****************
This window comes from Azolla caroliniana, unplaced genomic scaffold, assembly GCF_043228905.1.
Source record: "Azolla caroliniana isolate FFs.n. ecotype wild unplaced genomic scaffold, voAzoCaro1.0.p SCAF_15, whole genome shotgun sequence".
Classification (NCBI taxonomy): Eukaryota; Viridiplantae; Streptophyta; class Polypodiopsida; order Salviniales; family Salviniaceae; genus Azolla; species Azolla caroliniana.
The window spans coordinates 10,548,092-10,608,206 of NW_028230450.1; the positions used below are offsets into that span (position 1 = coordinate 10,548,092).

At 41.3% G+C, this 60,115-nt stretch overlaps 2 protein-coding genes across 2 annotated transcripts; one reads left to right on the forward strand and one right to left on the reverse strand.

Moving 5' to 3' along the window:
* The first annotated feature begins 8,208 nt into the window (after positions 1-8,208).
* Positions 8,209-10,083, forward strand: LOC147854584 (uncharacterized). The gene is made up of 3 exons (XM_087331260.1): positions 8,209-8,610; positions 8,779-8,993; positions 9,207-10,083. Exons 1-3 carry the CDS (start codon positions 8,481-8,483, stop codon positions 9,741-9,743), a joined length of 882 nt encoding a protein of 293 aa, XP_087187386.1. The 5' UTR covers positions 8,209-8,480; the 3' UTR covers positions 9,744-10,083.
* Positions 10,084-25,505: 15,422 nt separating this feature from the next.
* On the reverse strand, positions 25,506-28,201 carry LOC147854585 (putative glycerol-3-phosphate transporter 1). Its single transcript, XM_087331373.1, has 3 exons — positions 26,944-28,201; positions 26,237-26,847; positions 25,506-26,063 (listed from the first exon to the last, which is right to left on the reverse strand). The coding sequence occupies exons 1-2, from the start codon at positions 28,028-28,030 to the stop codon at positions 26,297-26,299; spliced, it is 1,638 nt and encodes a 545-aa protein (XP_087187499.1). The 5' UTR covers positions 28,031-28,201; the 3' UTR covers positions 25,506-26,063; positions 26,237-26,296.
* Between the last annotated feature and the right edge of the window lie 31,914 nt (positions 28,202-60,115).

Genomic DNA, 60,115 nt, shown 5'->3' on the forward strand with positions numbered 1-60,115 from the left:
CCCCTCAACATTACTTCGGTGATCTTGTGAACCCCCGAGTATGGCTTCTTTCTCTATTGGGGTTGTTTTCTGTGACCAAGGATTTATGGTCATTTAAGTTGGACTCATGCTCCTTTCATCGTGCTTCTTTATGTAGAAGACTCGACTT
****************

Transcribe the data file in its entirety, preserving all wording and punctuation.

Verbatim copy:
This window comes from Azolla caroliniana, unplaced genomic scaffold, assembly GCF_043228905.1.
Source record: "Azolla caroliniana isolate FFs.n. ecotype wild unplaced genomic scaffold, voAzoCaro1.0.p SCAF_15, whole genome shotgun sequence".
Classification (NCBI taxonomy): Eukaryota; Viridiplantae; Streptophyta; class Polypodiopsida; order Salviniales; family Salviniaceae; genus Azolla; species Azolla caroliniana.
The window spans coordinates 10,548,092-10,608,206 of NW_028230450.1; the positions used below are offsets into that span (position 1 = coordinate 10,548,092).

At 41.3% G+C, this 60,115-nt stretch overlaps 2 protein-coding genes across 2 annotated transcripts; one reads left to right on the forward strand and one right to left on the reverse strand.

Moving 5' to 3' along the window:
* The first annotated feature begins 8,208 nt into the window (after positions 1-8,208).
* Positions 8,209-10,083, forward strand: LOC147854584 (uncharacterized). The gene is made up of 3 exons (XM_087331260.1): positions 8,209-8,610; positions 8,779-8,993; positions 9,207-10,083. Exons 1-3 carry the CDS (start codon positions 8,481-8,483, stop codon positions 9,741-9,743), a joined length of 882 nt encoding a protein of 293 aa, XP_087187386.1. The 5' UTR covers positions 8,209-8,480; the 3' UTR covers positions 9,744-10,083.
* Positions 10,084-25,505: 15,422 nt separating this feature from the next.
* On the reverse strand, positions 25,506-28,201 carry LOC147854585 (putative glycerol-3-phosphate transporter 1). Its single transcript, XM_087331373.1, has 3 exons — positions 26,944-28,201; positions 26,237-26,847; positions 25,506-26,063 (listed from the first exon to the last, which is right to left on the reverse strand). The coding sequence occupies exons 1-2, from the start codon at positions 28,028-28,030 to the stop codon at positions 26,297-26,299; spliced, it is 1,638 nt and encodes a 545-aa protein (XP_087187499.1). The 5' UTR covers positions 28,031-28,201; the 3' UTR covers positions 25,506-26,063; positions 26,237-26,296.
* Between the last annotated feature and the right edge of the window lie 31,914 nt (positions 28,202-60,115).

Genomic DNA, 60,115 nt, shown 5'->3' on the forward strand with positions numbered 1-60,115 from the left:
CCCCTCAACATTACTTCGGTGATCTTGTGAACCCCCGAGTATGGCTTCTTTCTCTATTGGGGTTGTTTTCTGTGACCAAGGATTTATGGTCATTTAAGTTGGACTCATGCTCCTTTCATCGTGCTTCTTTATGTAGAAGACTCGACTT